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How Food Inflation Can Make You Money 🥑

Food is a key driver of inflation, and has been a hot topic since the Russia-Ukraine conflict. Food prices have been getting jacked up by trade disruptions, supply chain disruptions and by prices of fertilisers going up.

Nitrogen-based fertilisers (mainly urea) are critical for the growth of any crop, and the Russia-Ukraine conflict has spiked up natural gas prices enormously. Natural gas is the prime source of Nitrogen used in making urea.

While you pay more for your food, is there a way to make money out of the food inflation situation? Welcome to agri-input stocks!

The agri-inputs sector

Agri Input firms supply raw materials and products to the agricultural industry. This includes seeds, fertilisers, pesticides, nutrient products, and crop protection solutions.

The demand and pricing for agri-inputs usually favourably depends on rainfall, expected yield, and demand and price of crop.

War and food

Food inflation has spiked across the globe as key edible commodities run into a short supply.

  • Russia and Ukraine are the largest and fifth-largest wheat exporters in the world, respectively. Wheat prices increased by 45% as shipments from Black Sea ports used by Ukraine and Russia ceased.

  • Together they also make up for the largest exports of sunflower oil. The shortage and price increase have led to pressure on other edible oils, which have also consequently seen price increases.

This may look good for farmers, right? Especially for Indian formers, since there are other tailwinds in the backdrop, that are also contributing to a favourable solution.

  • Farmers' incomes have already been boosted by a bumper rabi crop last year, which is expected to support demand for agri-inputs

  • Rising minimum support prices (MSPs) in India provide ample income support for farmers

  • India is set to experience its fourth consecutive spell of normal monsoon which along with good cash flows among farmers is expected to support a good Kharif season

Ideally, this means farmers would have higher buying power. They would be able and willing to pay more for agri-inputs.

Higher demand + higher prices = party!

That’s great news, but

But farmers are facing immense cost pressures too. Seeds, fertilisers and pesticides get more expensive as the cost of production and raw materials are up, labour is getting more expensive as wage demands increase, packaging costs are up, and transportation costs are rising as fuel prices go up.

In this context do they really have the ability to pay a higher price for inputs?

Agri-input companies set for healthy revenue growth

On one hand are farmers in countries other than India.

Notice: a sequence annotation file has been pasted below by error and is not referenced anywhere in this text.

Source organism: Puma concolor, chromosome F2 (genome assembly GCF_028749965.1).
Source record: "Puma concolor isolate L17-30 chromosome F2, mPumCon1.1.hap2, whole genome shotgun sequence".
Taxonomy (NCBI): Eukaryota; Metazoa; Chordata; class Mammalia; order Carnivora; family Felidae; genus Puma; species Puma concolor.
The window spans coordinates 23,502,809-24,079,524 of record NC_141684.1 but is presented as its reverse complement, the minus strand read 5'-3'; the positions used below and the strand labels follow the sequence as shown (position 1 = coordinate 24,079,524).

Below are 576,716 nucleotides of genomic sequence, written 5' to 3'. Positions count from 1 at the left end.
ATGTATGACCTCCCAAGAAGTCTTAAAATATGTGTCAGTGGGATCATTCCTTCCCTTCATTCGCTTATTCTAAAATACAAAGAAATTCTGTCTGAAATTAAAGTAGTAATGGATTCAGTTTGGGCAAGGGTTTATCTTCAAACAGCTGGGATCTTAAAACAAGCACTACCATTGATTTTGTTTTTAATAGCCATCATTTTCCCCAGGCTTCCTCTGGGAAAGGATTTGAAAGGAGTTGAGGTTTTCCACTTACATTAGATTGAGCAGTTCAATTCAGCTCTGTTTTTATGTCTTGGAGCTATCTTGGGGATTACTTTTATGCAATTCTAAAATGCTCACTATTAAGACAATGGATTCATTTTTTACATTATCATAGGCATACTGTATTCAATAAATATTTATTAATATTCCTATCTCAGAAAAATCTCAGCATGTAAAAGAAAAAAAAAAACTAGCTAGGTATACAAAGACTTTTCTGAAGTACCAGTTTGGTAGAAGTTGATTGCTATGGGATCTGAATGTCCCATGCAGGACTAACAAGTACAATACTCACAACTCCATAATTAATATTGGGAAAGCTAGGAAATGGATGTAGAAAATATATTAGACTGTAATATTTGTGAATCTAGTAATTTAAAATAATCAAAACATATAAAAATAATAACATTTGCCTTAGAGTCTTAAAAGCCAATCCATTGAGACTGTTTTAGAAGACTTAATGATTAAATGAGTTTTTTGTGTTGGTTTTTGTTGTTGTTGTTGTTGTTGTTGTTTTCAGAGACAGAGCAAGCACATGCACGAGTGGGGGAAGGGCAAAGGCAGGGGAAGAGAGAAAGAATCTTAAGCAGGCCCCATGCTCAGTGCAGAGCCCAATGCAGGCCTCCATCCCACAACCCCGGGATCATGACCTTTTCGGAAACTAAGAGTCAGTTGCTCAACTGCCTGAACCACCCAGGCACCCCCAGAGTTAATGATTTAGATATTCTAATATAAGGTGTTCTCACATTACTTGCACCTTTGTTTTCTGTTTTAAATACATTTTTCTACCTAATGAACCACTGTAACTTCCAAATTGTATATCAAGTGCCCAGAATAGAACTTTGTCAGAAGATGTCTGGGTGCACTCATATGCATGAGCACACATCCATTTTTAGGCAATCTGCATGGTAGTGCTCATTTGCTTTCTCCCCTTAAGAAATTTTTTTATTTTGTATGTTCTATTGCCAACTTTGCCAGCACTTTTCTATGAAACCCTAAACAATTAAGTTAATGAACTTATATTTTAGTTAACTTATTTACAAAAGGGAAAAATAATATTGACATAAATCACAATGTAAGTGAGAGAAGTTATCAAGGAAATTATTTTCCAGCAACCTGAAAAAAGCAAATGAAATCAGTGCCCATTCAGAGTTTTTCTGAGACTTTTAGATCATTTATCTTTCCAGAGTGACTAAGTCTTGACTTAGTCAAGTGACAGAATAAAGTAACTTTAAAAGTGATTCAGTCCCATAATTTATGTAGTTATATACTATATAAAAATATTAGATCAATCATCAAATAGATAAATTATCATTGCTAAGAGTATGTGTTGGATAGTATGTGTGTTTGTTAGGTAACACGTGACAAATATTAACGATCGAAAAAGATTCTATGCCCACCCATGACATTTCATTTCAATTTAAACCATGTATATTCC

• The price of their output is determined by market forces; they don’t really have government support on prices.

  • The cost of their inputs are also determined by market forces; they don’t really have government support through subsidies.

Risks and pressures for Indian farmers hence seems protected to a certain extent. They would hence be able to better afford agri-inputs and absorb price increases compared to global peers.

In essence, demand and pricing for agri-inputs has been going up, and healthy volume and revenue growth can be expected.

But this doesn’t necessarily bode well for agri-input companies. After all, their costs too are on the rise. If they aren’t able to increase profitability along with revenue, they may not gain after all.

But what about profitability?

The key ingredients in fertilisers are Nitrogen, Phosphorus and Potassium. The prices for these raw materials have increased enormously over the past two years.

The war has not only impacted food supply, but also the supply of several commodities, some of them which are key in the manufacturing of fertilisers.

10% of Phosphorous and 25% of Potash supply of the world also comes from Russia. 98% of world’s Ammonia (Nitrogen) supply needed comes from Natural Gas. Natural gas prices have risen almost five times as a year ago due to Russian supply concerns.

Moreover, the cost of manufacturing has gone up as there has been an increase in the costs of energy, packaging and transportation.

While, revenue growth may be strong, margins may not see a commensurate increase. There is more likelihood of them remaining stable instead.

The verdict

  • Agri-input manufacturers are seeing massive cost pressures. However, because of an overall inflationary scenario, they will be able to pass on cost increases. This will aid volume and pricing growth, which will add to revenue.

  • However, because of increase in prices of raw materials, energy, packaging and transportation; margins are not likely to increase.

  • In the overall supply chain, agri-input manufactures are usually better places than branded consumer companies. For the former, farmers are the key market, and they are able to pass costs on since farmers can further pass costs on to wholesalers, governments and large corporations. The latter however, can’t directly pass on costs in the same manner to end consumers since the end consumer would simply consume lesser, go for cheaper substitutes, or switch brands.

With revenue and profits set to increase, and with the ability to pass costs on, agri-input companies look like they’re in a favourable position in the short-medium term.

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